Thirdly, I do not agree that the nation state needs to be supported to take back control over its destiny. The nation state has outlived its usefulness. Nearly every modern state is an amalgam of differing communities and peoples. The concept of the homogenous nation is a myth. Instead of uniformity, the need is to manage diversity, and the most effective way to do this is by granting devolution to the multifarious communities that exist in every nation state. Much as it grieves me to admit it, the devolved federal system in the United States answers this need far better than most other states in the world. Trusting people in their communities to know what is best for their community is a far better way to address the questions diversity poses. It isn’t a panacea, but it has the potential to deliver a far more democratically accountable political system than the UK’s mistaken belief that the centralised bureaucracy that runs the country presently will ever do.

    • Joe Zammit-Lucia says


      Thanks for this comment.

      I agree with you over the need to devolve more power to communities (however defined). But I think that is an issue of how the nation state organizes itself rather than whether it should exist. I, too, believe in a federal system. But those countries that have that (US, Germany, Switzerland) only make it work as part of the organisation of their nation state.

      Neither is devolution a magic answer. As you know from your own region, local authorities can spend more time fighting each other than collaborating.

      We need to abolish from our vocabulary statements like ‘the nation state has outlived its usefulness’. This is the oxygen on which what I shall call uncollaborative or isolationist nationalism thrives. It is statements like that that have led to Brexit.

      The nation state is a cultural concept as much as it is an organizational one. It doesn’t mean that the nation state has to be centralized. That is a choice. And, in my view, not a good one.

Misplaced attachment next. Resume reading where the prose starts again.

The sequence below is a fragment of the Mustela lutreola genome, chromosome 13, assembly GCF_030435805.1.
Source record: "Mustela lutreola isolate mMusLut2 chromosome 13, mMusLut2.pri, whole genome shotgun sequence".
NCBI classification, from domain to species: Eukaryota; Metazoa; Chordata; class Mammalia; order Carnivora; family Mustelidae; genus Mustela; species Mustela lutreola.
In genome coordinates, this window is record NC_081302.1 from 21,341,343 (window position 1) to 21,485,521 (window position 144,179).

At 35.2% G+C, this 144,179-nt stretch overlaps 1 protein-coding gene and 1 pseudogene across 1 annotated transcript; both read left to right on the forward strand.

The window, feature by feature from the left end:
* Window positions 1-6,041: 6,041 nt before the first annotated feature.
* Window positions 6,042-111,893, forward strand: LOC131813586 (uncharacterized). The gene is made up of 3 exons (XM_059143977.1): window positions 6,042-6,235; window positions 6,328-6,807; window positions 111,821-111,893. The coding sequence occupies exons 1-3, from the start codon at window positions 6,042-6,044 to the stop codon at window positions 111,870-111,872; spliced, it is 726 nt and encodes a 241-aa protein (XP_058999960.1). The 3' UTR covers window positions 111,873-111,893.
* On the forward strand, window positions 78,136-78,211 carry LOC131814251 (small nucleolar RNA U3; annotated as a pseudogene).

But let’s not throw the baby out with the bath water. The issue is to engender a climate of collaboration – between nations, between component parts of nation states and the central bureaucracy (which, in some form will always be needed), and between the different component parts of the nation state however it chooses to organize itself.

      Once we go down the road of framing things in opposition to each other (nation vs nation; localism vs the nation state; etc), then we are encouraging division rather than collaboration and solidarity.

      The nation state has anything but outlived its usefulness. It will remain the bedrock of cohesive societies. How that cohesion is achieved in a more diverse society is a challenge that we haven’t yet come to grips with. And neither is localism a panacea. After all, local communities are, today, just as diverse as is the nation so that doesn’t resolve anything.

      The attacks on the nation state has been one of the most destructive liberal mantras of our time. It must stop if we are not to descend into a war of all against all.